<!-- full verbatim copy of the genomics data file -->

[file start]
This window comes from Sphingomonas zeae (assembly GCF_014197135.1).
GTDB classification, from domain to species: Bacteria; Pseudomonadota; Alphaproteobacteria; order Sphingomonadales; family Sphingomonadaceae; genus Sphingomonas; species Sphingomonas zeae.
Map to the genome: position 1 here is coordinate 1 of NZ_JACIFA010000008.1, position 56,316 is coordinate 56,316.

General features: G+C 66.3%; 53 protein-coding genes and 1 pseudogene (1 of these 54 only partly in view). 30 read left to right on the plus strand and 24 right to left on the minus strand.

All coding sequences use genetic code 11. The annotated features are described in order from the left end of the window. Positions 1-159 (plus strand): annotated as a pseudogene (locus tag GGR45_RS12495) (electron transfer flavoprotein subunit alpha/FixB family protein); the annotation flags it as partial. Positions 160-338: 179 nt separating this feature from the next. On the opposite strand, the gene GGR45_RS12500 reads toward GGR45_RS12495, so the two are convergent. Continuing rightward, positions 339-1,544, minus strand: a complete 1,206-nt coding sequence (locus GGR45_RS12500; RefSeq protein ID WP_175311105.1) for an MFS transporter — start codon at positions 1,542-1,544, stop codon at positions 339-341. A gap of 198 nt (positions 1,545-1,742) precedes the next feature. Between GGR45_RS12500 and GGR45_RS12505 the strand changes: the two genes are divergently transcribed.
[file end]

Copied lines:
This window comes from Sphingomonas zeae (assembly GCF_014197135.1).
GTDB classification, from domain to species: Bacteria; Pseudomonadota; Alphaproteobacteria; order Sphingomonadales; family Sphingomonadaceae; genus Sphingomonas; species Sphingomonas zeae.
Map to the genome: position 1 here is coordinate 1 of NZ_JACIFA010000008.1, position 56,316 is coordinate 56,316.

General features: G+C 66.3%; 53 protein-coding genes and 1 pseudogene (1 of these 54 only partly in view). 30 read left to right on the plus strand and 24 right to left on the minus strand.

All coding sequences use genetic code 11. The annotated features are described in order from the left end of the window. Positions 1-159 (plus strand): annotated as a pseudogene (locus tag GGR45_RS12495) (electron transfer flavoprotein subunit alpha/FixB family protein); the annotation flags it as partial. Positions 160-338: 179 nt separating this feature from the next. On the opposite strand, the gene GGR45_RS12500 reads toward GGR45_RS12495, so the two are convergent. Continuing rightward, positions 339-1,544, minus strand: a complete 1,206-nt coding sequence (locus GGR45_RS12500; RefSeq protein ID WP_175311105.1) for an MFS transporter — start codon at positions 1,542-1,544, stop codon at positions 339-341. A gap of 198 nt (positions 1,545-1,742) precedes the next feature. Between GGR45_RS12500 and GGR45_RS12505 the strand changes: the two genes are divergently transcribed.